Improving Professional Development: In Massachusetts, teachers indicated substantial increases in content knowledge after taking an online professional development program in which courses were taught with an open-source course management system by curriculum specialists and online learning experts. Participating teachers indicated they would take their newly acquired skills and knowledge to teach students in the classroom. 

Improving Chronic Low Student Performance: In California, educators used technology to reverse chronic low achievement among the lowest performing sixth and seventh graders at four middle schools. Students enjoyed using technology in a game show/class quiz format for content review. The districts saw dramatic improvements in student engagement and performance, according to the report. Approximately 40 percent of target students moved up one performance band in California Standards Test (CST) scores, essentially accomplishing the two-year objectives in the first year.

"Educators are finding that the use of technology increases student engagement and empowers individualized instruction," said John Wilson, executive director of the National Education Association.

"The successes highlighted in the Trends Report show how instructional technology can address teachers’ need for engaging curricula as well as increase access to management and assessment tools to enhance the way students learn and teachers teach."

The implications of integrating technology into all aspects of education extend to real improvements in state economies, according to the report. By increasing high school graduation rates, the report asserts, technology can greatly increase states’ return on investment.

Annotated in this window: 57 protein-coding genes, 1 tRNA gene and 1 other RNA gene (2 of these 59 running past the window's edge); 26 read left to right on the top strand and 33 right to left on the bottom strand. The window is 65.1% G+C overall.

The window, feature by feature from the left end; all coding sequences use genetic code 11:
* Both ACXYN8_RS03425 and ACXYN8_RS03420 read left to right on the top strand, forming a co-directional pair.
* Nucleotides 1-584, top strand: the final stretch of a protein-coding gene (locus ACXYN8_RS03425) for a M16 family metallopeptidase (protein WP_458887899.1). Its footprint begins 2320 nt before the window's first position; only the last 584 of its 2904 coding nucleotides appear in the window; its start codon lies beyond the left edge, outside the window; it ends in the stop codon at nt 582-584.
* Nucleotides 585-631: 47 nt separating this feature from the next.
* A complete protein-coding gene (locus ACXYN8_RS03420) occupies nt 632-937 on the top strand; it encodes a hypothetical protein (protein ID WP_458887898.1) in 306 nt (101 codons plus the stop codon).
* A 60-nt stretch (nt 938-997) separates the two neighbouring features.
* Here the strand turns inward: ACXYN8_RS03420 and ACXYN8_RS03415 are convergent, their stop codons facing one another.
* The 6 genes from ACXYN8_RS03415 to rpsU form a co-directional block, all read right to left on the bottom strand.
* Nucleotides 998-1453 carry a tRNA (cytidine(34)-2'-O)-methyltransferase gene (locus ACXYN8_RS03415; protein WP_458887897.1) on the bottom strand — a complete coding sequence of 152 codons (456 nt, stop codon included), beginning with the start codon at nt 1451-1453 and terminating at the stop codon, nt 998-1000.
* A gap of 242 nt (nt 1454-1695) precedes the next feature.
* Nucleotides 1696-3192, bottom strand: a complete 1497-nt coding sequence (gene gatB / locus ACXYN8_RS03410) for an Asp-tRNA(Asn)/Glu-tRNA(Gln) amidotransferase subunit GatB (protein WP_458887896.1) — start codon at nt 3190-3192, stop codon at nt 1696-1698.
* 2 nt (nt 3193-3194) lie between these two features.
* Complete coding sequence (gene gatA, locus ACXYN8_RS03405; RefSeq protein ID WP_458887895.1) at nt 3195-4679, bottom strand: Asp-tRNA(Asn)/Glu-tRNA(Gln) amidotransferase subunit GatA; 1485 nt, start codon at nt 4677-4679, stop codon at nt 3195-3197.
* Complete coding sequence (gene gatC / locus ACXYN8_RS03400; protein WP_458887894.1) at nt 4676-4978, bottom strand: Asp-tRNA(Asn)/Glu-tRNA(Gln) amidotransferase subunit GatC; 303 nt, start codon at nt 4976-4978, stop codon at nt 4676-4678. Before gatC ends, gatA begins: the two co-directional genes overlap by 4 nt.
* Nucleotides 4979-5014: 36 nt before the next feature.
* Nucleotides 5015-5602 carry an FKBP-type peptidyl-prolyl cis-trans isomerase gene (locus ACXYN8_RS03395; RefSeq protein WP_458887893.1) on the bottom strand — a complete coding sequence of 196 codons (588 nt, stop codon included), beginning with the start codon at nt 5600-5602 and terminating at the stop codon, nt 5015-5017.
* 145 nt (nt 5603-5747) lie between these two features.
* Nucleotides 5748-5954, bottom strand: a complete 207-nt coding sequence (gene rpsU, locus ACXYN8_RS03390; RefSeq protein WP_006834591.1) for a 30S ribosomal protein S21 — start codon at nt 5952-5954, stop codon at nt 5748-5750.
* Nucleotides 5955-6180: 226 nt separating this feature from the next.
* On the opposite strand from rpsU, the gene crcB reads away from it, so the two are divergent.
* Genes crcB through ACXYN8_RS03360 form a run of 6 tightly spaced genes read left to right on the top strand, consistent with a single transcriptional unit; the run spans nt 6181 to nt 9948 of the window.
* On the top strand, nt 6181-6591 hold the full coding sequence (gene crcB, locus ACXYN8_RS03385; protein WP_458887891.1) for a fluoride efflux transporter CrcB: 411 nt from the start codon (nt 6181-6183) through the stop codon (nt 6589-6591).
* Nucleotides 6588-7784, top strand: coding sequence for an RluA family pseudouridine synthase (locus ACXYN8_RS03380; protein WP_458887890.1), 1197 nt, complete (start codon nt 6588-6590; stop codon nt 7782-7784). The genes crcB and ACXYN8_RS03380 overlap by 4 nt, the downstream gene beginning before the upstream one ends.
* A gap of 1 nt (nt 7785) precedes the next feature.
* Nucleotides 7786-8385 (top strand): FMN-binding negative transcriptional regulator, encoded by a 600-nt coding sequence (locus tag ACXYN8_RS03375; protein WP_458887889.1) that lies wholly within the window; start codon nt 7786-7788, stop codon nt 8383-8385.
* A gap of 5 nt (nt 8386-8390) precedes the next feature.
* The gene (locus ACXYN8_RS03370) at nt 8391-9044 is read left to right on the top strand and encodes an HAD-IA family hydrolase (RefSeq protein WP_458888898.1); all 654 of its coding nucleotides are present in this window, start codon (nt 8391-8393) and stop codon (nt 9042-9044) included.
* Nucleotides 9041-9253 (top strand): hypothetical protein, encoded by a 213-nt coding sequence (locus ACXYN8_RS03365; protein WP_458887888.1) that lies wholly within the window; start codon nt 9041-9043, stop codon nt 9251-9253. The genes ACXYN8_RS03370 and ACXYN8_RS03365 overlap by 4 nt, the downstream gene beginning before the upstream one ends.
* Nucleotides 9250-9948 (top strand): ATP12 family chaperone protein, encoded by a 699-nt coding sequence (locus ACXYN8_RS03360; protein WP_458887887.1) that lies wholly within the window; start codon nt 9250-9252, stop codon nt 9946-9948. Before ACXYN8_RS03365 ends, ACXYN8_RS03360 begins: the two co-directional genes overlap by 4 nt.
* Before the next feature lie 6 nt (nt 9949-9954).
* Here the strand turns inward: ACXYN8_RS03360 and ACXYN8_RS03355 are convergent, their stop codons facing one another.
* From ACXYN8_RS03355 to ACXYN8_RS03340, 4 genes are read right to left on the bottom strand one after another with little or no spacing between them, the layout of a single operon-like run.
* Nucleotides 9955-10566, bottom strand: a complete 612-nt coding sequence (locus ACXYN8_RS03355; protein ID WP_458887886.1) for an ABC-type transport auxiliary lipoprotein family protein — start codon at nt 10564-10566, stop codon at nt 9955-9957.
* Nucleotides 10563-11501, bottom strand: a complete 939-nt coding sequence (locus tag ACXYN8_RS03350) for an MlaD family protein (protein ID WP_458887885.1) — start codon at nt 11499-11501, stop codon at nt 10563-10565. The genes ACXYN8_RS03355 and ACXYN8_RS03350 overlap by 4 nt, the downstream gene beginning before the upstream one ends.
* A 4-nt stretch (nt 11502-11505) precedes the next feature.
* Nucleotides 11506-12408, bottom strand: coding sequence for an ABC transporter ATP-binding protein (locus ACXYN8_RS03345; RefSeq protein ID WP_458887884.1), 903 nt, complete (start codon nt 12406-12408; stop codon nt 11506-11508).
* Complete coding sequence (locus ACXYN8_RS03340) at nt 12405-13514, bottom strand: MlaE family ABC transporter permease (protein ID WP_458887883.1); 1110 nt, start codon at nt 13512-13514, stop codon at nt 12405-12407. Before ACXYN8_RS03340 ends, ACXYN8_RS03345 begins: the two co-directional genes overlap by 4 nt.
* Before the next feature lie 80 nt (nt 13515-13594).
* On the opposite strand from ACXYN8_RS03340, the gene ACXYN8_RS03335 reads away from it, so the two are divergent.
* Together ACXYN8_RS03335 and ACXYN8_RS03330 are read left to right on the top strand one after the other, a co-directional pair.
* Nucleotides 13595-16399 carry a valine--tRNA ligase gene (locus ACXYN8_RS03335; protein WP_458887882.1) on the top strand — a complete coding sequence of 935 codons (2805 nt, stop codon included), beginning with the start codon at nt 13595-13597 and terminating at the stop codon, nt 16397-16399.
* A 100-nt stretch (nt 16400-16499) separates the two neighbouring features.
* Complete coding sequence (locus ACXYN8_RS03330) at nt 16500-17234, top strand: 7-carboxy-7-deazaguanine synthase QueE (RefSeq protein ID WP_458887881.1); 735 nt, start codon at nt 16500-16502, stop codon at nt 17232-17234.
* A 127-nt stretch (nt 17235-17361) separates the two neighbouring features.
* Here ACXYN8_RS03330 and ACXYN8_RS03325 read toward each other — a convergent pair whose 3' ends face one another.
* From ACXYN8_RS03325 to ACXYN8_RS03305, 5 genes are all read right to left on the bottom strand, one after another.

Alabama, for example, increased high school graduation rates by 10 percent after introducing a technology-rich curriculum. Should this trend continue, the state could see more than a billion dollars in additional wealth. According to a 2007 report from the Alliance for Excellent Education, an increase in high school graduation rates could add $1.6 billion to Alabama’s economy.

Classroom technology also increases college attendance rates, the report notes–another potential boon for the economy.

According to the Business-Higher Education Forum and the U.S. Department of Labor, an "estimated 85 percent of current jobs and almost 90 percent of the fastest growing and best-paying jobs now require some postsecondary education."

The report makes the point that technological proficiency itself is also becoming critical to professional success. Digital technologies are transforming almost every industry. In response to the increasing demand by employers for a technologically proficient workforce, the U.S. Chamber of Commerce’s Institute for a Competitive Workforce launched the Digital Skills Working Group in 2007.

"A growing proportion of U.S. jobs require at least a basic level of digital literacy, with many of the best jobs demanding increasing levels of digital fluency," said Arthur Rothkopf, senior vice president at the Chamber of Commerce.

Given this growing demand, equipping students with technology skills is tantamount to preparing them for the workforce, the SETDA report says.

Link:

SETDA’s 2009 Trends Report: Individual State Profile Reports